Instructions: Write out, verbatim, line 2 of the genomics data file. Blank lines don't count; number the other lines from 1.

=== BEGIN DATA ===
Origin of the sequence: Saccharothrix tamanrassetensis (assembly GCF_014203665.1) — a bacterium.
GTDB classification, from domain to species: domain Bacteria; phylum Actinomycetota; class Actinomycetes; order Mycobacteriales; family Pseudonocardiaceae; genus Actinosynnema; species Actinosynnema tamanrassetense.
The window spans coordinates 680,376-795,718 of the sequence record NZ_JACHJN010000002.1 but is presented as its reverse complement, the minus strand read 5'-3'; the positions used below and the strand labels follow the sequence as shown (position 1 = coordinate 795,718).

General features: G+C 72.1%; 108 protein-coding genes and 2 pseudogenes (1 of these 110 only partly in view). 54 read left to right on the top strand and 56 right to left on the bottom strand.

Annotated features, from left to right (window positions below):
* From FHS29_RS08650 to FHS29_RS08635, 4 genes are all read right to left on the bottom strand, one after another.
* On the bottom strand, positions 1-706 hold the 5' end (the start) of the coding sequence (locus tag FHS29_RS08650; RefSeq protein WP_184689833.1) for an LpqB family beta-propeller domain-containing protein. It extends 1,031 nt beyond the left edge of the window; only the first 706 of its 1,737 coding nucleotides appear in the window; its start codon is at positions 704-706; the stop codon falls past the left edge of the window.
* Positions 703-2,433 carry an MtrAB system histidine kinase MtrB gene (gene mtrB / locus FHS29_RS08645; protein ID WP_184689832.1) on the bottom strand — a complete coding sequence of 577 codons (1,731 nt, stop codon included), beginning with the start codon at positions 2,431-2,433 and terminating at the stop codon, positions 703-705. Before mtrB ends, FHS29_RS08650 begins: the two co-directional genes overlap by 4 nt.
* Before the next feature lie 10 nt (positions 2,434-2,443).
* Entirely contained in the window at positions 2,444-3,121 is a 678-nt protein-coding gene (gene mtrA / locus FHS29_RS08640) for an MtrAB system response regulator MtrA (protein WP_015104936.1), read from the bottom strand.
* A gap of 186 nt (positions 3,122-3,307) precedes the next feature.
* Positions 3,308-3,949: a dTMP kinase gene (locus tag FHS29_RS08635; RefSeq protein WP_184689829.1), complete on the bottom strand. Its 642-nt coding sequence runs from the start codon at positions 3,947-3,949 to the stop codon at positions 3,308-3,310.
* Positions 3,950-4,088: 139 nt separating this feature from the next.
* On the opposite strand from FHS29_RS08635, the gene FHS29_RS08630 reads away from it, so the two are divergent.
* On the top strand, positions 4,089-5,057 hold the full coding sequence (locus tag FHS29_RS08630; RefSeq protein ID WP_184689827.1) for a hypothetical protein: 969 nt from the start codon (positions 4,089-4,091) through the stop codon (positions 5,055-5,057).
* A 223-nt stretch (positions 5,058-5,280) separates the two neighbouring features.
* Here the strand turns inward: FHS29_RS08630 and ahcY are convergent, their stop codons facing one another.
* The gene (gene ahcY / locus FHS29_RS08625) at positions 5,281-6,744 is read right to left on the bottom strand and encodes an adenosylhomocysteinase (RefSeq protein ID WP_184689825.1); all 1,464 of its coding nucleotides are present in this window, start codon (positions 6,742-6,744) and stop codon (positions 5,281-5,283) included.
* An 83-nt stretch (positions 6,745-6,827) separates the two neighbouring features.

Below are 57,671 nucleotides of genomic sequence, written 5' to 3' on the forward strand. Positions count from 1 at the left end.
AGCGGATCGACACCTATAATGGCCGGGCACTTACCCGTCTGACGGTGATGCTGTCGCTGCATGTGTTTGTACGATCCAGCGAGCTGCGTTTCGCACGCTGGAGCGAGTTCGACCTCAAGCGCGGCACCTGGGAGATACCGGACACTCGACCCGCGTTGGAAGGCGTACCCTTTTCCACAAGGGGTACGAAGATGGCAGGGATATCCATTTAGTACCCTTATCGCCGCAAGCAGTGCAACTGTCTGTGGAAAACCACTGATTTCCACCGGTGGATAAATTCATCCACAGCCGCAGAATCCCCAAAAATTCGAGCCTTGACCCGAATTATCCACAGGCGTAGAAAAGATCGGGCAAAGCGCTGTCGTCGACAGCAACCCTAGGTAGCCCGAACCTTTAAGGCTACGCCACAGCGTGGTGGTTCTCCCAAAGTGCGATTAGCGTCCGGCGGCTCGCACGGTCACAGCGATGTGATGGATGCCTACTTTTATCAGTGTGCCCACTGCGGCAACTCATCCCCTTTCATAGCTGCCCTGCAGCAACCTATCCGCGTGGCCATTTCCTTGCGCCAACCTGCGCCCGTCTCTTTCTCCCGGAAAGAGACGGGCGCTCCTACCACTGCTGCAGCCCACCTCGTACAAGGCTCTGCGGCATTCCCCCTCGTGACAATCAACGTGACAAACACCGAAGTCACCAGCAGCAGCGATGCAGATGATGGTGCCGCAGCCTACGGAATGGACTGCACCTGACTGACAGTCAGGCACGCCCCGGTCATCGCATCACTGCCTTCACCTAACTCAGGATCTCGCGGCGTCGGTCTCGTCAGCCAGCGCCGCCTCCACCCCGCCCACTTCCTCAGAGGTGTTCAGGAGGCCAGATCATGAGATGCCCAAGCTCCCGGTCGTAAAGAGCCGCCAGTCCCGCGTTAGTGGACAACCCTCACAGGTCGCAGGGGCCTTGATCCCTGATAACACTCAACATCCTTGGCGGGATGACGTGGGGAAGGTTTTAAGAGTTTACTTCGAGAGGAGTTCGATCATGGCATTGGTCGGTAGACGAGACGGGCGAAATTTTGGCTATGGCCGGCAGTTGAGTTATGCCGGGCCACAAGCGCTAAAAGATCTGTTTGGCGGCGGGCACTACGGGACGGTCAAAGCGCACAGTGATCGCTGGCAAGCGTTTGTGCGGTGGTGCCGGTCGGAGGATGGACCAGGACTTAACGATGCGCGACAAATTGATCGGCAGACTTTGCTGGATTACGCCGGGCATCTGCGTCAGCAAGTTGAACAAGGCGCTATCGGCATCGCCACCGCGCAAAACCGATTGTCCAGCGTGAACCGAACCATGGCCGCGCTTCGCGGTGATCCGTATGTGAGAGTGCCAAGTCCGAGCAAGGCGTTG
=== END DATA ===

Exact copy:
GTDB classification, from domain to species: domain Bacteria; phylum Actinomycetota; class Actinomycetes; order Mycobacteriales; family Pseudonocardiaceae; genus Actinosynnema; species Actinosynnema tamanrassetense.